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Kids Don’t Fall Apart Because They Feel Safe

By September 19, 2018 Uncategorized One Comment

There’s a myth we tell parents about children who fall apart at home because “they feel safe with you.”

I often wonder where this statement originated…

Maybe it stems from Maslow’s hierarchy of needs  — that children’s basic needs of food, water, security and safety are met and therefore they can express their “true” selves without fear of being abandoned.

Or perhaps “they feel safe with you” popped out of the mouth of a well-meaning toddler teacher who knew the strain of being in a busy environment all day long.

Possibly, the reassurance came from a pediatrician who understood blood sugar levels and how tired a child’s brain becomes after many hours of sitting in a chair at school.

No matter where this phrase originates from, Child Professionals need to know that saying this may unintentionally mislead parents into continuing habits that negatively contribute to meltdowns.

Emotional outbursts, meltdowns, and power struggles are a sign of “fire in the brain.”  

“Fire in the brain” means that the fight-or-flight stress response is hyperactivated and brain chemicals like adrenaline and cortisol are causing children to feel anxiety, overwhelm, and anger – which may very well be due to a long school day.

Once home, parents may be accidentally triggering continued stress by stepping on any one of the 10 Hidden Parenting Landmines.  Free PDF here.

Picture this:

Henry, an 8-year old boy with ADHD and a learning disability, charges off the school bus and bounces toward home.  Mom has a healthy snack ready for him as soon as he crashes through the front door, knowing the battle over homework that’s about to take place.  With Henry’s high energy and difficulty reading he won’t sit, he whines and complains about how “stupid this is” and tries every stall tactic there is.  Mom tries everything she can to cajole him into doing just 20-minutes…encouragement turns into bribing…which turns into the threat of losing screen time…which turns into yelling and frustration from fighting this same battle hour after hour, day after day.  Henry, too, has fallen apart and is in tears with Mom wondering, “does anyone else struggle this much?”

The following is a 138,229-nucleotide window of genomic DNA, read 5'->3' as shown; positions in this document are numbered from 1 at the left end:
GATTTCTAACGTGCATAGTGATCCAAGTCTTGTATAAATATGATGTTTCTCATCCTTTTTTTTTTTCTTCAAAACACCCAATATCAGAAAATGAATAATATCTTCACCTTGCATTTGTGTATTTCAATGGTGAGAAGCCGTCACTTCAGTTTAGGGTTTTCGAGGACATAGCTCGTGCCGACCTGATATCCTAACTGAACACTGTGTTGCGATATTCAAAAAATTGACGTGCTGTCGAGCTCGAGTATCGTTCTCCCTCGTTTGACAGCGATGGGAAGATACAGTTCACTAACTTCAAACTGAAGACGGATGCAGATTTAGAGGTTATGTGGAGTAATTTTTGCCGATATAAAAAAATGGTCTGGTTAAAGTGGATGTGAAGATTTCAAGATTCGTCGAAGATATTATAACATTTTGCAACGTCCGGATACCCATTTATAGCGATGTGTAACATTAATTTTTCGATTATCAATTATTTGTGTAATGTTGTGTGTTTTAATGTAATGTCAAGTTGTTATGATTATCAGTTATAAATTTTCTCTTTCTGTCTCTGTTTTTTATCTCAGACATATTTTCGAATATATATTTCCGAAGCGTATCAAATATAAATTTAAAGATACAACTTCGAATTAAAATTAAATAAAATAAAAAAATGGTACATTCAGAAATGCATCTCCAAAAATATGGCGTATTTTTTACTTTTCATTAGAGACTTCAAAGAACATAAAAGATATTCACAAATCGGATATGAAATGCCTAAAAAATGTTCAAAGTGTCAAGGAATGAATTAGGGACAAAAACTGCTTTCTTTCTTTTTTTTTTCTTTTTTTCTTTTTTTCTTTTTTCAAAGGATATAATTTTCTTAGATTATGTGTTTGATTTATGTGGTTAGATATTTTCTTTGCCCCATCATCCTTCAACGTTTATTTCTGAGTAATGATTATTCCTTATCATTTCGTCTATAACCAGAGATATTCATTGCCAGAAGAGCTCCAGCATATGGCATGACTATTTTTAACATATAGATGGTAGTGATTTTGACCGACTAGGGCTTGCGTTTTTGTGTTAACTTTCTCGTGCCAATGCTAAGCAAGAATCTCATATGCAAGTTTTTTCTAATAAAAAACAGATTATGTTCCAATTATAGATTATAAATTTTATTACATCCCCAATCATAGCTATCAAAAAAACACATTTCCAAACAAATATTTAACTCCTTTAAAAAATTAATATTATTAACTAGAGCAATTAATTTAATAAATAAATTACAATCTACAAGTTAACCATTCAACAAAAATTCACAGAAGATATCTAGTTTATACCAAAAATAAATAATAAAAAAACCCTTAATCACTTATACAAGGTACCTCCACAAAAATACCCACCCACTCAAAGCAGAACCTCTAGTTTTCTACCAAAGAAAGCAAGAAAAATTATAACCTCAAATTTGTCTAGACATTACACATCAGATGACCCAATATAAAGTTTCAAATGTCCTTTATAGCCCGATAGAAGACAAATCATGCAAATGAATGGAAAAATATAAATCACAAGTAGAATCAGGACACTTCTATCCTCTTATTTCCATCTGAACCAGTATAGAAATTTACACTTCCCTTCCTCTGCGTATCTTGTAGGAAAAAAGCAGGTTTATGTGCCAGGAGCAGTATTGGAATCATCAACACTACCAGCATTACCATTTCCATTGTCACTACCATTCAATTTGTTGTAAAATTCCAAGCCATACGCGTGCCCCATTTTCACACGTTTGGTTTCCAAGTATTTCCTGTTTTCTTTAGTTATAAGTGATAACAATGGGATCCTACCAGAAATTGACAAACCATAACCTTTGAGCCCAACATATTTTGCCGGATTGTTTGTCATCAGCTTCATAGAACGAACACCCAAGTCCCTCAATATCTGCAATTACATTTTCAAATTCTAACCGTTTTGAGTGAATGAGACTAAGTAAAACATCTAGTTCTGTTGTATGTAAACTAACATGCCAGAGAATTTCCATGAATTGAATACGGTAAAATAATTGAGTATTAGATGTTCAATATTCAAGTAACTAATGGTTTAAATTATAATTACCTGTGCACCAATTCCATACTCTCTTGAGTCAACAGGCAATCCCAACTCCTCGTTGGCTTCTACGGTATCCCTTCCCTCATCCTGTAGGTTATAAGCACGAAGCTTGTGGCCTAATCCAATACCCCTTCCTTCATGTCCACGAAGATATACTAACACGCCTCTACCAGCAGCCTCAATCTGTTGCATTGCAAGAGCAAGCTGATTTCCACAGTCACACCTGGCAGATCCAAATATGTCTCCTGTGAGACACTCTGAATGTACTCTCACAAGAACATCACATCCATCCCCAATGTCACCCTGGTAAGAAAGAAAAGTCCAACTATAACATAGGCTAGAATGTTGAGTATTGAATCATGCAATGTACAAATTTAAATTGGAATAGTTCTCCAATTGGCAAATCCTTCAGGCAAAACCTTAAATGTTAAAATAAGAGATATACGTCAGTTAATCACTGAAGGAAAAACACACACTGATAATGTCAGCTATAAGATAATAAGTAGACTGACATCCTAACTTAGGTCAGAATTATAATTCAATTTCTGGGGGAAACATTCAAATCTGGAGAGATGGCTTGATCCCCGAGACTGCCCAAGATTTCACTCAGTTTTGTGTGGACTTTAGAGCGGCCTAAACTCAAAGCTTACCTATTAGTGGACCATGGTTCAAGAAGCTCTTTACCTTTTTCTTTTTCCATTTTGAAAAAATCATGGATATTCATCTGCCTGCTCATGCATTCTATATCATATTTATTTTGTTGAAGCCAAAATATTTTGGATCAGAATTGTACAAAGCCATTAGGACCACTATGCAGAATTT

Is Henry falling apart because he feels safe…or is he actually more stressed?

He’s more stressed.

So our job as Child Professionals is to help – truly help – parents who have not gotten the right information on how to decrease stress and increase peace.

You can do that by providing up-to-date information on what is going on in children’s brains, and what parents can do to help!

3 Tips To Help Children Feel Safe

  1.  Allow children a sense of control.  If the adults in a child’s world control the structure without learning what s/he wants it triggers a retaliation response in the brain.  Even if a child wants to do homework in order to earn screen time, the fight-or-flight response kicks in if s/he didn’t have a voice in how the process will unfold.
  2. Stay calm.  Part of the “work” of childhood is learning how to reset when stress levels begin to spiral upward.  If parents don’t have extra tools in the toolbox to regain self-control the mirror neurons in a child’s brain will reflect the same behavior it is exposed to.  Oftentimes, lack of calm is due to needing effective parenting tools to navigate challenging situations. We’ve devoted our entire career to teaching these tools in 1 handy system, Mad2Glad Blueprint, that you can get on-demand access to here.
  3. Validate their emotions.  In our busy family lives, we get caught up in all the tasks that need to happen in the short span between homework and bedtime.  That’s called “The Adult World.” Not surprisingly, children have different needs, such as being seen for who they are and what they feel.  One of the most powerful ways to help children feel valuable is to label how they feel. Instead of rationalizing the task by saying, “this isn’t that hard – it will only take a few minutes and then you can play,” try an emotional approach.

–>  Say, “I can see you’re frustrated.”  Pause to allow time for your child to respond and follow up with, “You’re right this IS hard and feels unfair.”

This doesn’t magically make emotions disappear but it stimulates a part of the brain that helps children cope with big feelings instead of getting stuck.

–> Get the free handout on how to better facilitate emotional conversations here.

I once heard a joke about how the iPhone has 10 upgrades and yet we are still the same…ha!

My goal is to help other Child Professionals upgrade the language used with parents to better help them create peace at home and deepen their bond with children.

If you are interested in upgrading how you work with families our Mad2Glad Parent Coach Certification program begins this fall.  Learn more here.

 

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